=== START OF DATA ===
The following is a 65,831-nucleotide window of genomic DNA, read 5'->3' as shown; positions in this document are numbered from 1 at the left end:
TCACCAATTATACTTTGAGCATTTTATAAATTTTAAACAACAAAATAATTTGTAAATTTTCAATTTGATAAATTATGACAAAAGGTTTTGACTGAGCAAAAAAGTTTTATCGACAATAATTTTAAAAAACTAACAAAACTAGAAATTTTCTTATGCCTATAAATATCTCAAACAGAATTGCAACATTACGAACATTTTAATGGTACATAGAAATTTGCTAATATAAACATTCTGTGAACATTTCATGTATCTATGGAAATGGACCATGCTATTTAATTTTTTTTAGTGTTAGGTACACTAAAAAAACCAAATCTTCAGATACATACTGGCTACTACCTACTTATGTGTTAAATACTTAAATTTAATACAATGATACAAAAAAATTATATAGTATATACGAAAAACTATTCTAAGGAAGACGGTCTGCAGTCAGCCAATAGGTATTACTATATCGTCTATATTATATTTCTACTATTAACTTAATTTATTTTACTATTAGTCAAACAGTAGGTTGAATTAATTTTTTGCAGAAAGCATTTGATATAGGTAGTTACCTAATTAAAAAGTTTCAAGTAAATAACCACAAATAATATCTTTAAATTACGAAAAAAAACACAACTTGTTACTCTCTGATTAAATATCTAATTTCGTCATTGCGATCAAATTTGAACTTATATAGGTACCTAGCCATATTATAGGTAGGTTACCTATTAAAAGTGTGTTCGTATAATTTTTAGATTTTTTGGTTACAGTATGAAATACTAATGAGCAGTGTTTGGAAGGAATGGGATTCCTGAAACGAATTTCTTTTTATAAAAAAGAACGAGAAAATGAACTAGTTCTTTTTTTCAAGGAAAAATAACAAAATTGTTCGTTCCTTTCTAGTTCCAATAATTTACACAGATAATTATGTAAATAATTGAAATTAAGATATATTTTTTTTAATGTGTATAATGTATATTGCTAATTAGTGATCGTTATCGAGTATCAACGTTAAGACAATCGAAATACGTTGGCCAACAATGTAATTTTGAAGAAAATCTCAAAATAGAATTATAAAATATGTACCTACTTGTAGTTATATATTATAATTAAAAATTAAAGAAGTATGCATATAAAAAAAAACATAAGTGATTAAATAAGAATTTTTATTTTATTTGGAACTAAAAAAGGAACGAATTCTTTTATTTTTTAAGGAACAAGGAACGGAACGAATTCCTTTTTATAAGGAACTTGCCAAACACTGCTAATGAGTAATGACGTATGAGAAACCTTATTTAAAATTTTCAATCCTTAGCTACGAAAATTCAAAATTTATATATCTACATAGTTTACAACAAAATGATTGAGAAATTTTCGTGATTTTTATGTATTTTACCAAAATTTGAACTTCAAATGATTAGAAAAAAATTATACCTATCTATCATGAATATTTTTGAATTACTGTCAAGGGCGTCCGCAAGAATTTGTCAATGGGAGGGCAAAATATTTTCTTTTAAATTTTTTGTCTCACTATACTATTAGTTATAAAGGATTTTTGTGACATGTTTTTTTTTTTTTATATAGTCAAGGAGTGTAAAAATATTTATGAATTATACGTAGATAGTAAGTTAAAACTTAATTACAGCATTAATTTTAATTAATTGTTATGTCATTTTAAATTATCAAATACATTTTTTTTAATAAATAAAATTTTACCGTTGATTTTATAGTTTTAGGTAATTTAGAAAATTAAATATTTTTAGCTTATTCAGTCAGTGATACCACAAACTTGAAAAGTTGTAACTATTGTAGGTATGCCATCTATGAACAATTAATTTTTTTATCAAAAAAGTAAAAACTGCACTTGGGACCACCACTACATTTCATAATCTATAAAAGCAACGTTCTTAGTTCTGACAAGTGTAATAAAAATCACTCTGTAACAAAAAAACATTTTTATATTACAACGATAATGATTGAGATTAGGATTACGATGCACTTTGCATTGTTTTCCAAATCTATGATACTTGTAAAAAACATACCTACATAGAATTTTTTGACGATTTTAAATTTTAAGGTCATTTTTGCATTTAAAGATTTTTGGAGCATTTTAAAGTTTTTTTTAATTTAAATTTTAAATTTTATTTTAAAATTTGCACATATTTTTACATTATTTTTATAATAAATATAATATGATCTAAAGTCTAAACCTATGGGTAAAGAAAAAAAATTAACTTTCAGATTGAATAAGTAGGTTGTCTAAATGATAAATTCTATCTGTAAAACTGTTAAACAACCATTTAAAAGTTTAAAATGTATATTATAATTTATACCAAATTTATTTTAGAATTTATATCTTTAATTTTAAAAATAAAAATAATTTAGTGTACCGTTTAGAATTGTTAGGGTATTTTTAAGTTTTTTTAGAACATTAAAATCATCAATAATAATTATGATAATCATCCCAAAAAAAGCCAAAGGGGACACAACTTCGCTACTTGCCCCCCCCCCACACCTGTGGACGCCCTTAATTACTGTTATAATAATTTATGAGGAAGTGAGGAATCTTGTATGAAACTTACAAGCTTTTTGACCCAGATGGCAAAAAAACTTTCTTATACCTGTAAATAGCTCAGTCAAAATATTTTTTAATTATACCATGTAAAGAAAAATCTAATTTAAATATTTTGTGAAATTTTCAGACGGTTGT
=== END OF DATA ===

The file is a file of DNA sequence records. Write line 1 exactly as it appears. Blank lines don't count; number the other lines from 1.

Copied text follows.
The following is a 65,831-nucleotide window of genomic DNA, read 5'->3' as shown; positions in this document are numbered from 1 at the left end: